When the big man who would transport Massachusetts to the Final Four arrived, he turned out to be a tall ship, not an aircraft carrier.
He might be the No. 1 pick in the NBA draft, but he's studying to be a high school principal -- not bad for someone who didn't care about books or basketball when he was 16.
The Minutemen feed off the center who wants to be a shooting guard, but his own lousy eating habits contributed to his midseason collapse.
Marcus Camby, all 6 feet 11 of him, may be a walking contradiction, but make no mistake: UMass is two wins away from an NCAA title because, in Camby, it has the best college player in the country. He is a do-it-all type whose talent, commitment and unselfishness are the chief reasons the Minutemen play team basketball that the 1970 Knicks would envy.
Listen to some of the recent coaches' testimonials to Camby:
Virginia Tech's Bill Foster: "I coached in the ACC for nine years and went up against some of the greatest college players. I don't know if I've ever seen a college player that does all the things he does. He's a point guard in a 6-11 body."
Arkansas' Nolan Richardson: "He's the best of all the big kids in the country. He can step out and shoot it. He can pass. He's very long. He probably plays like he's 7-5 because he's so long. This man is the kind I would want."
Georgetown's John Thompson: "Any guy like Camby, who can block shots and control the lane, allows you to apply more pressure on the perimeter. He really creates a problem. He's got a temperament, and it's similar to their team. He stays calm, and does what he has to do."
That would be to average 20.3 points and 8.2 rebounds this season and become the second player in college basketball history, after Shaquille O'Neal, to block 100 shots in his freshman, sophomore and junior seasons.
Which begs the question: Will there be a senior season for Camby, or will the Final Four this weekend in East Rutherford, N.J., provide his exit?
Camby deliberated the issue a year ago, when the nation's other premier sophomores -- Joe Smith, Rasheed Wallace and Jerry Stackhouse -- left school early.
"It wasn't that hard to come back because I knew I wasn't physically and mentally ready to make the jump," Camby said. "A lot of guys in the league are making millions, but they're not happy because they're not playing. When I make my decision, I don't want to have any doubts about whether or not I'm ready.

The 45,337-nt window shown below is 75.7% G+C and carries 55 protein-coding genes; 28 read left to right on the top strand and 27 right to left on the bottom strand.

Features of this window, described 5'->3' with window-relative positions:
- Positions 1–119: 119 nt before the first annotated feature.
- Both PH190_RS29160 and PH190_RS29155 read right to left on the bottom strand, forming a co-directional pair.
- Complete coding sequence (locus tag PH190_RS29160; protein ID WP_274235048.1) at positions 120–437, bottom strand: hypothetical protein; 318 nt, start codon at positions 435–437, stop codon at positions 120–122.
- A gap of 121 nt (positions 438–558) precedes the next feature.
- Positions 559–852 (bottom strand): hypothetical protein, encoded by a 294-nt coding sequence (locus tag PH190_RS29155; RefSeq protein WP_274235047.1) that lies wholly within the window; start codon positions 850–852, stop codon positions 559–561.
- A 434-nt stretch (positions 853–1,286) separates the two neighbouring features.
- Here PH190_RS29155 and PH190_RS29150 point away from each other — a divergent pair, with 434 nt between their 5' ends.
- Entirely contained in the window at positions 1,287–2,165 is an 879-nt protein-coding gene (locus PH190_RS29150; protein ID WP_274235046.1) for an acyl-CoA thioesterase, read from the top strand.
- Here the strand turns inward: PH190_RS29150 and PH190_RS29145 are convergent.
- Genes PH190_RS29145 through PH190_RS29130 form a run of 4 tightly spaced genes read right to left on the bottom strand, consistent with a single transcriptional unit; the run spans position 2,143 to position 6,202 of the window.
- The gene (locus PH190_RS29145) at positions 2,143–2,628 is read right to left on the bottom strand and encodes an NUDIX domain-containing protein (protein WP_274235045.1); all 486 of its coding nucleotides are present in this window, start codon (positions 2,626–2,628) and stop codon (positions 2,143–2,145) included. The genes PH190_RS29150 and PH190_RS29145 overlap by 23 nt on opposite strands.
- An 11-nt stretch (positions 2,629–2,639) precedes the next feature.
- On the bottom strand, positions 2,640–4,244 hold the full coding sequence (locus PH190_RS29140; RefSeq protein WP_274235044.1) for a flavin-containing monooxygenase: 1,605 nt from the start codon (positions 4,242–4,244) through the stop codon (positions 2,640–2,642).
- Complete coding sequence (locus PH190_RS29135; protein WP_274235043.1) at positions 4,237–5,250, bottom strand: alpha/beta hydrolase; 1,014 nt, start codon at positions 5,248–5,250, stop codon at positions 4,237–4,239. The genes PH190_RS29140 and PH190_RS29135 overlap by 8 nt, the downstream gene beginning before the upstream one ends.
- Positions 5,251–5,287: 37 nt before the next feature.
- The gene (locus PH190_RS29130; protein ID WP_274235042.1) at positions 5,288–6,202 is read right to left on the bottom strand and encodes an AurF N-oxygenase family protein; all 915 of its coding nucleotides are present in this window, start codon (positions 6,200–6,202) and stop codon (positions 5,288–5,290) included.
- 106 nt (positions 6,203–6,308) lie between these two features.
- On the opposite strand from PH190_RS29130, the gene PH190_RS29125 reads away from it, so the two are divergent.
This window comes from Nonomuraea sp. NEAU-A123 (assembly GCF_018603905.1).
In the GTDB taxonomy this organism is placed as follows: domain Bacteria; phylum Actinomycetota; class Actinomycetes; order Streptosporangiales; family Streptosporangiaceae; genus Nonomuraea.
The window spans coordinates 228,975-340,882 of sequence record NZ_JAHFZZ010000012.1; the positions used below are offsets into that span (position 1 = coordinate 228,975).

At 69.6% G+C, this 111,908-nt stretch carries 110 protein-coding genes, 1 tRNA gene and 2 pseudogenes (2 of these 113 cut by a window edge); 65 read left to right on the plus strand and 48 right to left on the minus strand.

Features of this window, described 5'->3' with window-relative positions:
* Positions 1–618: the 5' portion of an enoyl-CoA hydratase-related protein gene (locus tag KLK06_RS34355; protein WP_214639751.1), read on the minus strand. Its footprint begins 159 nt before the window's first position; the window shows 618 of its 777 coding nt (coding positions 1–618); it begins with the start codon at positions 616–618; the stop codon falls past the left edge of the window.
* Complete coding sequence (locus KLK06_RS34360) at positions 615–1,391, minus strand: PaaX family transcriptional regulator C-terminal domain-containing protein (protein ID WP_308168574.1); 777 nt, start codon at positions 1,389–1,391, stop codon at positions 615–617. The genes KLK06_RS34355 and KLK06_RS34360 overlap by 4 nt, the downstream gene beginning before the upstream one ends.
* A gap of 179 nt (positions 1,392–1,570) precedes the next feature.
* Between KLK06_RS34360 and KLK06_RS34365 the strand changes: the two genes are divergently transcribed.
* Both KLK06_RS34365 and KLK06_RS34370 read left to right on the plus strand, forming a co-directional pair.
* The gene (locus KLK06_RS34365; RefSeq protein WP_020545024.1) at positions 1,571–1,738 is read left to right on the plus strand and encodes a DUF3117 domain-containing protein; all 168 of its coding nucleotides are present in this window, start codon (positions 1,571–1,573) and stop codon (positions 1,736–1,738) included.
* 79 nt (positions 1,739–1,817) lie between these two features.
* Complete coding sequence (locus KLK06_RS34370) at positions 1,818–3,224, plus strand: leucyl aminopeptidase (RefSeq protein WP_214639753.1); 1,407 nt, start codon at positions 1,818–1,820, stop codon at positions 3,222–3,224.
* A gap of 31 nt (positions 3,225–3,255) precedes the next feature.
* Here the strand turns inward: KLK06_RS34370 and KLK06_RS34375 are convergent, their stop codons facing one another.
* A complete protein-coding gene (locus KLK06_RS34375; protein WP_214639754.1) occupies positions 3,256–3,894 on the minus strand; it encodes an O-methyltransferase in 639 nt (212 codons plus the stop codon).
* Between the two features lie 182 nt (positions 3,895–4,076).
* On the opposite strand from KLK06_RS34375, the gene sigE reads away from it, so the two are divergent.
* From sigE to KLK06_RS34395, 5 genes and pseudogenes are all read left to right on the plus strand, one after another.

"Besides, before we talk about that, let's see how far this run goes."
Camby will analyze his prospects, then make the decision, just as he does on the court, whether it's taking the turnaround jumper or kicking the ball back out to Carmelo Travieso for a three-point shot or choosing between going for the block or holding his ground. It's the judgment that, despite some recent foul trouble, has allowed him to last an entire season without a disqualification.
"There are good players, and there are special players," UMass coach John Calipari said. "Marcus is special because he makes everyone around him better.
"Defensively, our guards can go nuts on the perimeter because you're not going to be able to beat us on the dribble when Marcus is in the game. Offensively, probably the best thing he does is pass. Throw him the ball, make a hard cut and you'll get the ball back from him. If he wanted to lead the nation in scoring, he could have, but he's unselfish."
That points to some additional contradictions regarding Camby.
The effusive Calipari has begged the reticent Camby to play with more emotion -- "I'm not one of those rah-rah types," he said -- but it's his cool that fuels the Minutemen's strongest characteristic, their composure.
Calipari willed UMass into the Sweet 16 in 1992, and a year later beat Connecticut in a recruiting war for the best player ever out of Hartford High. Camby's mother wanted him to go to UConn, but he wanted to take a program to the next level, not join one that was already there.